Cyber violence is not a minority, but a mainstream online environment.
We look for recognition on the internet and will actively or passively enter the group of a certain viewpoint, and once we are in a group, the informa- tion we receive can easily be filtered and become one-sided. Through the reinforced between groups, our emotions were stimulated and amplified, and there is a risk that people’s views will become more and more extreme, leading to the thought that only their own opinion is correct and that they want to kill all other different opinions.

I always seen voices on the internet, which was many people thought that a certain platform has a terrible atmosphere and they are more vulnerable to cyber violence. What is interesting is, the same platform is considered by some to be bad and full of extreme views, but is meanwhile considered by others to be rational and even welcoming. I was thinking about different platforms might have different dominant views on ‘right’ and ‘normal’.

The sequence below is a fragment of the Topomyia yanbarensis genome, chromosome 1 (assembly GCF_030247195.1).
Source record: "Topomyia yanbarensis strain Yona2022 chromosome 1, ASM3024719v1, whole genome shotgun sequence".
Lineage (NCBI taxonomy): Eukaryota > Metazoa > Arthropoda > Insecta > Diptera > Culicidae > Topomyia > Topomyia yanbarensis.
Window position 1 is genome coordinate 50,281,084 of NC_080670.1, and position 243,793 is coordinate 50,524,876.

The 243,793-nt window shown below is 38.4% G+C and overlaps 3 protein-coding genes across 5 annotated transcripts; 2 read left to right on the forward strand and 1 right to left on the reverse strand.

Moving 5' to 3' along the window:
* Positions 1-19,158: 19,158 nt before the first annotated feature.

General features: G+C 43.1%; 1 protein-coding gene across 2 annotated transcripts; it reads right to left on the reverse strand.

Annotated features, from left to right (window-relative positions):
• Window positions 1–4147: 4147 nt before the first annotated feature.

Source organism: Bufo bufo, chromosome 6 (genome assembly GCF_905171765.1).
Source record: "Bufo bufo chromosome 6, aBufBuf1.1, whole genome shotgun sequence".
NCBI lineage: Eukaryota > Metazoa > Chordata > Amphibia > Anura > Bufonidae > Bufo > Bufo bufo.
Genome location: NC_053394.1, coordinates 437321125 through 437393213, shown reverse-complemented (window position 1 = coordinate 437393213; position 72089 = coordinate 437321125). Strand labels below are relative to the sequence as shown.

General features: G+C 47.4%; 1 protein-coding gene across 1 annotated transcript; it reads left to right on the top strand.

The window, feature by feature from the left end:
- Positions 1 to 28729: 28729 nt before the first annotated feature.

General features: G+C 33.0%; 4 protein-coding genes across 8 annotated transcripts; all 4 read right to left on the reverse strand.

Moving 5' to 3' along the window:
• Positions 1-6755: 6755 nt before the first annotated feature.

To figure out how grouping influence cyber violence, I designed a method of data analyzing. I searched for the same topic in same year on different plat- forms and categorised voices by opinions.

Each picture with small colour blocks is made up of 1281 real comments from the internet, with different colours representing different opinions. At the same time, I visualised datas from 5-7 years ago on the same platform for the same topic. These images give a realistic picture of the changes in main- stream opinion, the distribution of extreme views, number of cyber violence across China’s mainstream social medias, and you may be able to find out more by looking at these images in the exhibition.

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